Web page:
Gujarat authorities claim that IB intelligence showed that Ishrat and the other men were planning to assassinate Modi on behalf of Lashkar-e-Taiba.
But according to the CBI probe, “the four people were illegally confined at three different farmhouses for days before the encounter on June 15, 2004.” India’s NDTV reported that the CBI probe had confirmed that weapons found near their bodies, including an AK-56, “were supplied by the Intelligence Bureau.”
India’s Intelligence Bureau: creating terror to fight terror
The Indian state of Gujarat, where incumbent Indian Prime Minister Narenda Modi was chief minister during this period, is home to a sizeable Muslim minority.
Reviewing the CBI charge sheet and related evidence, Indian journalists Hartosh Singh Bal and Mihir Srivastava noted that the CBI probe had confirmed the role of senior Indian IB officials, “including at least in one case the then IB head in Gujarat, Rajinder Kumar,” who is close to Narenda Modi.
Bal and Srivastava interviewed several senior IB officials who confirmed that “the Ishrat Jahan case was a successful IB operation,” but denied that the encounter victims were disassociated from terrorism.
“The encounter was fake no doubt, according to them, but the information that Ishrat and the other three were part of a larger terror network was true. They went on to say that this was a successful intelligence operation, as the IB was able to infiltrate their sleeper cell and plant informers.”
Bal and Srivastava’s account of one of these interviews provides further alarming evidence of the extent to which counter-terrorism intelligence operations can facilitate terrorism. One high-level Intelligence Bureau executive told the pair:
“… there are hundreds of operations underway at any point of time where an informer has been planted in a sleeper network. This involves being in the company of drug and arms dealers, fake currency smugglers, explosive experts and contract killers. Some operations involve working with the mafia and dealing in and supplying arms. There are safe houses in which certain terrorists are kept, briefed and debriefed, then pushed back into the terror network to extricate information.”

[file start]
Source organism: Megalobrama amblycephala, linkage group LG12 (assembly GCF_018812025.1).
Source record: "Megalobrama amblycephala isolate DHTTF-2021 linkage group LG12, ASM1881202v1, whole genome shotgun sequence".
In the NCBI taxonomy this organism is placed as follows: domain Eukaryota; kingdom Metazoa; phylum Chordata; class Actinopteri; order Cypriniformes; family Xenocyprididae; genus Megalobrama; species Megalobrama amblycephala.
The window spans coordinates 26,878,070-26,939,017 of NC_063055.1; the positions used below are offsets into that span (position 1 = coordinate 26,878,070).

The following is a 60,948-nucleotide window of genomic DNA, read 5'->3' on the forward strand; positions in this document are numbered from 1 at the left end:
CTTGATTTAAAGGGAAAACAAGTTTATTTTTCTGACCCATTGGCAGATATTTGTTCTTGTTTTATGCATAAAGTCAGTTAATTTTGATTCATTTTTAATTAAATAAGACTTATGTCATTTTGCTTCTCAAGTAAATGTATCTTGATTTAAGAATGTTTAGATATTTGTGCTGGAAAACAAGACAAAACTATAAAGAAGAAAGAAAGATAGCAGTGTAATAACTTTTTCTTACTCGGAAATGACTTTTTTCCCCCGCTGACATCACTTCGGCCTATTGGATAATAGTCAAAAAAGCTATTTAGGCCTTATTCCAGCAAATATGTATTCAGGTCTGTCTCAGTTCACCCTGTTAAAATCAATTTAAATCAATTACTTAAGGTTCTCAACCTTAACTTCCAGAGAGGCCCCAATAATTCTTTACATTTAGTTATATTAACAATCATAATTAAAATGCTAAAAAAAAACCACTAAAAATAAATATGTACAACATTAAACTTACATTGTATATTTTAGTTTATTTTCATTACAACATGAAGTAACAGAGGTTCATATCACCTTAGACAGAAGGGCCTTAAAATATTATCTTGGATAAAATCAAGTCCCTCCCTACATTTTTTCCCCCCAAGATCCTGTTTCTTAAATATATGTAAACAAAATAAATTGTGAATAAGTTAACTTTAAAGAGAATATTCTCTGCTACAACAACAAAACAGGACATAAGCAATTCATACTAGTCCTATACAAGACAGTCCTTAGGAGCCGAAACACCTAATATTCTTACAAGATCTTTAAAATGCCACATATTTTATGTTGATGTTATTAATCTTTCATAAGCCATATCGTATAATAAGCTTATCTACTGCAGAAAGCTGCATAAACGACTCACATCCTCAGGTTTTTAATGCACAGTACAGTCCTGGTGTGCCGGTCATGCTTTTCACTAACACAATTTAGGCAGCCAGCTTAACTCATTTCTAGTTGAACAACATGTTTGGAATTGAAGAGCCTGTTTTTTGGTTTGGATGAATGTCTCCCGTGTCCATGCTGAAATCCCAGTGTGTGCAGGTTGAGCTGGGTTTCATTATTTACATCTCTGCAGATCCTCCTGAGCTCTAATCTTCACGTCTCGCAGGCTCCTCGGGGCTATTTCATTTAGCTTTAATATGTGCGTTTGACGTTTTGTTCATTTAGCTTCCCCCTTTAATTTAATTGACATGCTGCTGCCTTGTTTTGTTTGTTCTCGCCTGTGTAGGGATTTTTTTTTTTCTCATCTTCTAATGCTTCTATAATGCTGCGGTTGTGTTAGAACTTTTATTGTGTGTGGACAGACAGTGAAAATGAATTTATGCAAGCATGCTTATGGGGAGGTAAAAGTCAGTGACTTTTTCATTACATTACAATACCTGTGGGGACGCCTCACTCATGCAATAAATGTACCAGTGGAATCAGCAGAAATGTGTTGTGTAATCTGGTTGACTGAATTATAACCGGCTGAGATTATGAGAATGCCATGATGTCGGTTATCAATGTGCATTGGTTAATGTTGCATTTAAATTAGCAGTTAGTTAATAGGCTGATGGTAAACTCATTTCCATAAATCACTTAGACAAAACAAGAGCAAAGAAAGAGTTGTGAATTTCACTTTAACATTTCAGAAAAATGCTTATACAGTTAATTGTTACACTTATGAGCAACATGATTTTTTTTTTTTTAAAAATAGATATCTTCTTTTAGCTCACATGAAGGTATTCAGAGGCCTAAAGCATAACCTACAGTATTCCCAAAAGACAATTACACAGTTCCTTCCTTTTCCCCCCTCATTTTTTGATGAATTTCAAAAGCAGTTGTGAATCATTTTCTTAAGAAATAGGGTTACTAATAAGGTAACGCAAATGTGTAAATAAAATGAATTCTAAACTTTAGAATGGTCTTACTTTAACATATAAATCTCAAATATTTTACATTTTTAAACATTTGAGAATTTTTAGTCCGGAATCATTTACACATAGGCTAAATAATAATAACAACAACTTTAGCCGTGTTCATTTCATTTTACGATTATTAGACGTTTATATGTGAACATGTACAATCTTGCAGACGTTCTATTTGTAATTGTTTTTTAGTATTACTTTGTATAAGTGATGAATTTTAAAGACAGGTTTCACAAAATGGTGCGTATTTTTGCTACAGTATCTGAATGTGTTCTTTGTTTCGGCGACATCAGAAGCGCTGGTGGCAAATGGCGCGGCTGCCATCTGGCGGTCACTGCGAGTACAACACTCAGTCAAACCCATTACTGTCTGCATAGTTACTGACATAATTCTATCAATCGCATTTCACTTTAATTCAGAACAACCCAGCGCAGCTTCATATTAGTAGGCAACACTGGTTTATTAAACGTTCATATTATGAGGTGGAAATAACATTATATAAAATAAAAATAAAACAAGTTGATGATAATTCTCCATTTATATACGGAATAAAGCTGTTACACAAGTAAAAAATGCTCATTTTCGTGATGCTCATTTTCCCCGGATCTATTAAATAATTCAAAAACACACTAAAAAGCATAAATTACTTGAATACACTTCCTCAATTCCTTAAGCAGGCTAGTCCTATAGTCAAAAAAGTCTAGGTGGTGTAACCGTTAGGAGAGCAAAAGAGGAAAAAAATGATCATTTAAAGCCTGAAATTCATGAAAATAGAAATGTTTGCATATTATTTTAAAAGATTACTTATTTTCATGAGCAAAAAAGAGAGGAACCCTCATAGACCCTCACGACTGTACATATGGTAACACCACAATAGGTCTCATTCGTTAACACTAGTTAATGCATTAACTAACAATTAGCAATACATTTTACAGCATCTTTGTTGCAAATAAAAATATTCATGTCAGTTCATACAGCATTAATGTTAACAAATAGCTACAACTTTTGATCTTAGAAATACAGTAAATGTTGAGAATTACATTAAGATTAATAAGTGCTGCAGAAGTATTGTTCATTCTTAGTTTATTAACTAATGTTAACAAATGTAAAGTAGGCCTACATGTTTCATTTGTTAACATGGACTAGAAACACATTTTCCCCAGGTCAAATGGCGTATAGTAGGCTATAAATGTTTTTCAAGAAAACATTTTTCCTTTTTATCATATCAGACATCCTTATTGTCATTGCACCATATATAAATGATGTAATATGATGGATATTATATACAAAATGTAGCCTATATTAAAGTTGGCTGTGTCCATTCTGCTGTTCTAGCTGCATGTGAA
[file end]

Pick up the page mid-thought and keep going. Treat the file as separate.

In one particularly alarming passage, the journalists recount that IB officials confirm about 5,000 telephone numbers are being monitored in Delhi. On “special occasions” Indian intelligence services make bespoke IB simcards “available to terror networks and sleeper cells to monitor their activities…
“There have been a few cases where attacks were carried out by terrorists using IB simcards. ‘If these cases were to be investigated, the CBI would say the IB carried out terror attacks. We have a job at hand,’ says the IB official.”
In this context, the revelation that CBI Israt Jahan probe member Satish Verma reportedly accuses the Indian government of facilitating other terrorist attacks linked to Lashkar-e-Taiba raises fundamental questions about the extent to which the lack of democratic oversight over intelligence methods is compromising national security.
The triple cross behind the Mumbai atrocity
Those questions are also relevant in light of the fact that alleged Mumbai attack terror mastermind, David Coleman Headley, was a longtime CIA asset and triple agent.
A previous Times of India investigation in late 2013 found that Headley, who had worked for the CIA for eleven years, had penetrated Lashkar-e-Taiba on behalf of the US intelligence agency and collaborated closely with senior Pakistani ISI officials in planning the Mumbai attacks, which killed 166 people and wounded 304.
Senior intelligence officials from a US Joint Terrorism Task Force described Headley as a “prized counter-terrorism asset,” whose “proximity” to the attack plans allowed the CIA to repeatedly tip off their Indian counterparts. But, the report revealed, despite his instrumental role in creating and executing those plans, Headley “was allowed to remain in place even as the attack was realized.”